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Myanmar prepares an ever more capable electoral administration
Myanmar

PUBLISHED:
15/03/2017
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Training of election officials of village-tracts and wards in the township of Kawmhu. The seat of Kawmhu township in the Pyithu Hluttaw (House of Representatives) was won in 2015 by Daw Aung San Suu Kyi, who then became Foreign Minister and State Counselor in the new government.

Training of election officials of village-tracts and wards in the township of Kawmhu. The seat of Kawmhu township in the Pyithu Hluttaw (House of Representatives) was won in 2015 by Daw Aung San Suu Kyi, who then became Foreign Minister and State Counselor in the new government.

Photo credit: Greg Kehailia | International IDEA 

Myanmar has trained 1,500 election officials ahead of its by-elections on 1 April 2017, when more than 2 million citizens will choose 19 parliamentary representatives among 94 candidates. The by-elections will be held in 22 different townships scattered across eight of Myanmar’s 14 states and regions. These areas include places where general elections could not be held in 2015 due to continued armed insurgency.  

While the by-elections are of a lesser magnitude than the 2015 general elections, they represent an opportunity for inclusiveness and to take the political temperature of the country. The by-elections offer the UEC of Myanmar a chance to identify areas for the technical improvement of election management, including a high-priority goal: raising the capacity of all electoral personnel ahead of the 2020 general elections.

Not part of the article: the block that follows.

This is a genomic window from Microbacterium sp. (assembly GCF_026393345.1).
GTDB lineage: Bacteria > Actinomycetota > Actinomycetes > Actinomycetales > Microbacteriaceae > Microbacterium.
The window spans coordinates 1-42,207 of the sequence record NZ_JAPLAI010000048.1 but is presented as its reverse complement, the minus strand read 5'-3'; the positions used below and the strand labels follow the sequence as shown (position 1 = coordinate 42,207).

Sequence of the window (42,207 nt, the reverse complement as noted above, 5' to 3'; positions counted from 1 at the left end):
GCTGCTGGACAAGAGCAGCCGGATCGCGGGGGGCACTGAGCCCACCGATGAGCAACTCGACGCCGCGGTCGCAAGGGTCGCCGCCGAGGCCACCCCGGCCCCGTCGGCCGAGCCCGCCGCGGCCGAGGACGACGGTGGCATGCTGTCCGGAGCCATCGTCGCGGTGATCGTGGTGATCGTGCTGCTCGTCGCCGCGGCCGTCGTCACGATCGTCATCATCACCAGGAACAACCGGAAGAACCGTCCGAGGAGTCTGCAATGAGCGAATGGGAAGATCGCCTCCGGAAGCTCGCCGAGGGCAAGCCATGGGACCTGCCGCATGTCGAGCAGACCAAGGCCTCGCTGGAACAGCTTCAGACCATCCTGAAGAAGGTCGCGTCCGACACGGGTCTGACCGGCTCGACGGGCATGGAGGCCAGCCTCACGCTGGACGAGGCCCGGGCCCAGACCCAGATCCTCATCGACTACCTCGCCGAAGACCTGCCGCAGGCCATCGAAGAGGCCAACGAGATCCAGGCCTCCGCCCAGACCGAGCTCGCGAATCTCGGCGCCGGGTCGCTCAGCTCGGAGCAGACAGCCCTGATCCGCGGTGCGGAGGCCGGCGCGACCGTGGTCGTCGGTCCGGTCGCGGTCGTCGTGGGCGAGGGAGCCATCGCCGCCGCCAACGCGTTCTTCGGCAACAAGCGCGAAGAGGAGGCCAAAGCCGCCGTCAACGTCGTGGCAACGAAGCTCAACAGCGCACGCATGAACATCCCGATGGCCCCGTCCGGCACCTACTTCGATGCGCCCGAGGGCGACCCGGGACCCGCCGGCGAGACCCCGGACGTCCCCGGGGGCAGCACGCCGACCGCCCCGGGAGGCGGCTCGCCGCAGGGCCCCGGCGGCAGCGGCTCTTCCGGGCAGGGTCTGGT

To begin to address this, the leadership of the Union Election Commission (UEC) requested International IDEA’s expertise to design, develop the content, organize operations and implement large-scale refresher training operations. This collaboration helped to prepare UEC’s sub-commissions personnel, at all decentralized levels (states and regions, districts, township, wards and village-tracts) where by-elections will be held. U Hla Thein, Chairman of the Union Election Commission, explained to the members of the sub-commissions:

“In 2017, we cannot do less well than in 2015; and we will do the utmost to keep doing always better […]  The UEC sub-commissions in areas where the by-elections will be held will be the engine of the election. Your energy and skills will be its fuel. [We must] ensure that you are given the opportunity to consolidate even further your skills and receive the information you need to be able to operate.”

The European Union, sponsor of International IDEA’s electoral assistance in Myanmar under the Support to Electoral Processes and Democracy program, swiftly approved the support to the key training operation, as part of a broader package of electoral assistance.

​ International IDEA's staff member conducting a facilitation icebreaker ​in Nay Pyi Taw. Photo credit: Greg Kehailia
International IDEA's staff member conducting a facilitation icebreaker ​in Nay Pyi Taw.
Photo credit: Greg Kehailia | International IDEA

 

Reaching everyone from states to villages

The first step took place in January 2017 in Nay Pyi Taw, with two training of trainers sessions for 86 UEC officials of states/regions, districts and townships, with the scope to cascade their learning outcomes to local electoral sub-commissions.